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5 Very Specific, Very Useful Tips To Learn Spanish

Is it too ambitious to say that after reading this article you’ll understand Spanish way better? Well, I’m willing to take that risk.
5 Very Specific, Very Useful Tips To Learn Spanish

¡Hola! If you are reading this, it’s not too late — if you want to learn Spanish, I’m more than happy to help you out in this great learning journey with the best tips to learn Spanish!

I’m Cristina, I come from Spain, and I will try to clarify common pain points for the Spanish learner through some videos that we made to educate, but also to entertain you, when learning my beautiful language.

¿Empezamos?

1. Learn How “To Be” (Ser And Estar, That Is)

Hola, soy Cristina. Estoy en Berlín.

One of the most important tips to learn Spanish is to see where English and Spanish treat seemingly simple things differently. Yes, both ser and estar mean “to be” in Spanish, so how can we know when to use one or the other? Let’s go briefly over how to conjugate them in the present tense:

Pronoun SER ESTAR
yo soy estoy
eres estás
él/ella/usted es está
nosotros/nosotras somos estamos
vosotros/vosotras sois estáis
ellos/ellas/ustedes son están

While ser is used to express things that are permanent, estar is used for temporary situations. We use ser to describe nationality, time, relationships, occupation and personal attributes. On the other hand, estar is used for locations, emotions and temporary conditions.

So, when having to use “to be” in Spanish, ask yourself first: Do I want to express something permanent or a personal attribute, or is it rather something temporary or related to emotions? Soy optimista. Estoy contenta. “I am an optimist. [personal attribute] I am content. [temporary state]”

2. Start Asking Questions (Properly)

When you’re learning a language, you’ll be asking a lot of questions. One of the best tips to learn Spanish, then, is to figure out early on how to do that. As in every language, there are a few Spanish question words that you will have to learn in order to ask pretty much everything. These words are:

qué what
quién who
dónde where
cuándo when
cómo how
cuánto/cuántos how much/how many

From asking when and where you’re meeting friends to how much a pair of sunglasses cost, all you need are these words combined with the right verbs.

3. Express Your Feelings

Equally as important as learning your questions is knowing your answers. Spanish native speakers are usually very talkative, so after you say your name and exchange a couple of words in Spanish, you’ll probably be asked a bunch of stuff, starting with:

  • ¿Cómo estás? ¿Qué tal? (How are you? How is it going?)

Sharing and expressing your feelings is something “very Spanish” to do. People are not afraid of oversharing, so, not only will they ask, they will definitely tell you all about how they feel:

Estoy muy bien. I am very well.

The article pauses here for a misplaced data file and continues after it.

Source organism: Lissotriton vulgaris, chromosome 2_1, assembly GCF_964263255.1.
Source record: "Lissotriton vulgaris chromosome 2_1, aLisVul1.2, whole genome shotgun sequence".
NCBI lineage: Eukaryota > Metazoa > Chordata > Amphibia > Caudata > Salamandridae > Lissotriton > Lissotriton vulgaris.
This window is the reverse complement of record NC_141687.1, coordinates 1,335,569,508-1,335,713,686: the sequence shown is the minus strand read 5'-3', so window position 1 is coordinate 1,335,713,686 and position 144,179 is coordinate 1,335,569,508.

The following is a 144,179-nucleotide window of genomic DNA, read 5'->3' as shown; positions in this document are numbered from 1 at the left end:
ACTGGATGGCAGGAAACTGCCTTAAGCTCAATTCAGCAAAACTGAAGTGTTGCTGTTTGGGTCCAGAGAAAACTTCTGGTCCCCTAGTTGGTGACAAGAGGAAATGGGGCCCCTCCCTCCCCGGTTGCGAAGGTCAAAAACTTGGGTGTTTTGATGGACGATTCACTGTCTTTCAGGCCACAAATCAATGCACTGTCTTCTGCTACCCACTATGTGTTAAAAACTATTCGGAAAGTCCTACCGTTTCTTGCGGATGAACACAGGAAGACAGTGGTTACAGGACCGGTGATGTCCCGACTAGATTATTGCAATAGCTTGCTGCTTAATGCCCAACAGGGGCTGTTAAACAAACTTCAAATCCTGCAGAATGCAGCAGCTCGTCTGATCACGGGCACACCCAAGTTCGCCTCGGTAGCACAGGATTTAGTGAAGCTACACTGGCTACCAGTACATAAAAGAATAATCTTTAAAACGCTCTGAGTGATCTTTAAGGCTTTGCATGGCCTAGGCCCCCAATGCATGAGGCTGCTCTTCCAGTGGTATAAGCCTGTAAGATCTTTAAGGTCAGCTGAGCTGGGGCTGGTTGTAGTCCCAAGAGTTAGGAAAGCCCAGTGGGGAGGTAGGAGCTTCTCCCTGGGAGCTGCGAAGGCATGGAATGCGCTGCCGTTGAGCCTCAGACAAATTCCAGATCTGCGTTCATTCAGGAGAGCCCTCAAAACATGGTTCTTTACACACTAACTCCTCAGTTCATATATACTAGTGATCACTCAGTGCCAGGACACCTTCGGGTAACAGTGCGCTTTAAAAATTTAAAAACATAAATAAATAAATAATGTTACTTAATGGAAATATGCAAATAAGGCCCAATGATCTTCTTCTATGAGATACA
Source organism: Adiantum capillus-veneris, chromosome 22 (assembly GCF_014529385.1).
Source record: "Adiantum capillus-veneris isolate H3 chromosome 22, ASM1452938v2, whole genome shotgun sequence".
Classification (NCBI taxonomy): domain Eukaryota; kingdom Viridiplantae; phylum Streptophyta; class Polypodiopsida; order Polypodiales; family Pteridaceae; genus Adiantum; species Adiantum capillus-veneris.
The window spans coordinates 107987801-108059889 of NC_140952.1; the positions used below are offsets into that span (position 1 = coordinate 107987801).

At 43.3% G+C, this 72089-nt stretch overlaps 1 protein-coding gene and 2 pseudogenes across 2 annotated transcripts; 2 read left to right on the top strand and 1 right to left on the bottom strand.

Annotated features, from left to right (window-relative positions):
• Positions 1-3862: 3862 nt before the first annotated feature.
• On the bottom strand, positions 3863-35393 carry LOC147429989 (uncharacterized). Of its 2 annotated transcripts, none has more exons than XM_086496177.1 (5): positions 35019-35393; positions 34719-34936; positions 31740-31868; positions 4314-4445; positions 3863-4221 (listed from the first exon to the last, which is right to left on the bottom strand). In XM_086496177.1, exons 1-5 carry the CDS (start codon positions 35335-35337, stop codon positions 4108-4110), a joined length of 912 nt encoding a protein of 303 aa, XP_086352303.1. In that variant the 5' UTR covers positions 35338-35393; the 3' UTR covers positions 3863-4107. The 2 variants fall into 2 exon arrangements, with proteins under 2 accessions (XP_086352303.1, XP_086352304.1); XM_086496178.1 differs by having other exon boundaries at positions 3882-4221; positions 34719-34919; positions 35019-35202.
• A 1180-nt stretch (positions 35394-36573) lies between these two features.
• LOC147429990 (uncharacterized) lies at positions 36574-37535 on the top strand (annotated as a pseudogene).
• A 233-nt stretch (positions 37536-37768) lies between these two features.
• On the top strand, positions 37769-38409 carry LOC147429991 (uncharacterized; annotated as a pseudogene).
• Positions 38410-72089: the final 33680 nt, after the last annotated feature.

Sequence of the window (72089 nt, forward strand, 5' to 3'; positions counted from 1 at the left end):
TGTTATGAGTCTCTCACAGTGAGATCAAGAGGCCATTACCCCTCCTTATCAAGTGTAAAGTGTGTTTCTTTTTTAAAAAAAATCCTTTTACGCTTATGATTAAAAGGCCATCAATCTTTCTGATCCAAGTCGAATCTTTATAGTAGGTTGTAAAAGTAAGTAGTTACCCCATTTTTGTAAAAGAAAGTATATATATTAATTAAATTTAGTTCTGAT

Bien, gracias. Good, thank you.
Estoy muy emocionado. I am very excited (masc).
Me siento un poco triste. I feel a bit sad.
Estoy enfadada. I am angry (fem).
Estoy fatal. I feel awful.

As you’ve already learned in one of the above tips to learn Spanish, the verb estar can mean “to be” and, in this case, also “to feel.” ¿Estás aprendiendo? (“Are you learning?”)

4. Learn How To Say “No” (And Use Negative Expressions)

When expressing a negation in Spanish, no is placed before the verb.

  • ¿Vamos al cine? (Shall we go to the movies?)
  • No, no puedo. (No, I can’t.)

Even if we would always like to stay positive and say yes to everything, sometimes we need deny or reject things, and for those occasions the Spanish negative expressions will definitely come in handy. And yes, as you’ll see, the double negative is grammatically correct in Spanish!

nadie, alguien, todos nobody, somebody, everybody
nada, algo, todo nothing, something, everything
nunca, siempre never, always
  • ¿Quieres venir a la fiesta? (Do you want to come to the party?)
  • No tengo tiempo para nada. (I don’t have time for anything.)
  • Nunca tengo tiempo. (I never have time.)
  • Nadie tiene tiempo. (Nobody has time.)

5. Master Por And Para (Once And Por All)

Dearest Spanish learner, I know you struggle a lot with the words por and para and when to use them. Por ese motivo (because of that), I want to try and clarify this for you, para que no cometas más errores (so you won’t make more mistakes).

When to use para: to talk about goals, purposes or destinations.

When to use por: for causes or reasons for something, and for time and prices.

Now let’s see some examples:

  • Leo por las noches.
  • Este regalo es para mi madre.
  • Estudio mucho para tener un buen trabajo.
  • Por este precio puedes comprarte otra cosa.
  • Para ir a Argentina tengo que ir en avión.

Those are all the tips to learn Spanish now, though it’s only the start. Any questions? Please use the Spanish question words… and I’ll be happy to answer all of them!

We have tons of other Spanish tips waiting for you!
Author Headshot
Cristina Gusano
Cristina Gusano started to speak before she could walk, and some would testify that she’s never stopped since. She’s lived in Berlin since 2011 and joined Babbel as a writer in 2015. Rather than emailing, she sends “old-school” letters to her family and friends and likes to sing while riding her bicycle. Follow me on Twitter.
Cristina Gusano started to speak before she could walk, and some would testify that she’s never stopped since. She’s lived in Berlin since 2011 and joined Babbel as a writer in 2015. Rather than emailing, she sends “old-school” letters to her family and friends and likes to sing while riding her bicycle. Follow me on Twitter.

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